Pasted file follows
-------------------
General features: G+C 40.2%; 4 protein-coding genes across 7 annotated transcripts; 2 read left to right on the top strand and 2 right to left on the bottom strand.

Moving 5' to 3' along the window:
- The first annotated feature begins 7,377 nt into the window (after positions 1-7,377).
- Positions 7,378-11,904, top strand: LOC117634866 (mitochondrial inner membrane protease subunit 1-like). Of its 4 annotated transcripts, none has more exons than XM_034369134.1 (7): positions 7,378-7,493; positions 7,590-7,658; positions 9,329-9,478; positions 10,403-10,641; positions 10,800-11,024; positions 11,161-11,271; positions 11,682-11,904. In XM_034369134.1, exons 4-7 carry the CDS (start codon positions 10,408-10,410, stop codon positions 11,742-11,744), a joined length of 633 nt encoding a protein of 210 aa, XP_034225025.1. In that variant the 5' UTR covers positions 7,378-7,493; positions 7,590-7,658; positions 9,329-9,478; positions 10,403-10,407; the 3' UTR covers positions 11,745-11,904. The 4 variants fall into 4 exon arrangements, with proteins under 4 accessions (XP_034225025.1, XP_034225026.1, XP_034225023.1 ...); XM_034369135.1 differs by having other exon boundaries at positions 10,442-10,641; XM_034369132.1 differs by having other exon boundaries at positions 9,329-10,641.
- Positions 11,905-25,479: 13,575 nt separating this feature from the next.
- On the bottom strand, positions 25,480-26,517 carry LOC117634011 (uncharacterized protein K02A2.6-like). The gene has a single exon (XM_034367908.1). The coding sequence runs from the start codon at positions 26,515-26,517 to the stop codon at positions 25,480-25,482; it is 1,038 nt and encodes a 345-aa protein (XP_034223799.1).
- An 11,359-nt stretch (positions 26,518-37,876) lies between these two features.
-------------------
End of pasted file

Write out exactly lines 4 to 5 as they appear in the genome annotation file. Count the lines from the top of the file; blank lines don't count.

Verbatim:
- Positions 7,378-11,904, top strand: LOC117634866 (mitochondrial inner membrane protease subunit 1-like). Of its 4 annotated transcripts, none has more exons than XM_034369134.1 (7): positions 7,378-7,493; positions 7,590-7,658; positions 9,329-9,478; positions 10,403-10,641; positions 10,800-11,024; positions 11,161-11,271; positions 11,682-11,904. In XM_034369134.1, exons 4-7 carry the CDS (start codon positions 10,408-10,410, stop codon positions 11,742-11,744), a joined length of 633 nt encoding a protein of 210 aa, XP_034225025.1. In that variant the 5' UTR covers positions 7,378-7,493; positions 7,590-7,658; positions 9,329-9,478; positions 10,403-10,407; the 3' UTR covers positions 11,745-11,904. The 4 variants fall into 4 exon arrangements, with proteins under 4 accessions (XP_034225025.1, XP_034225026.1, XP_034225023.1 ...); XM_034369135.1 differs by having other exon boundaries at positions 10,442-10,641; XM_034369132.1 differs by having other exon boundaries at positions 9,329-10,641.
- Positions 11,905-25,479: 13,575 nt separating this feature from the next.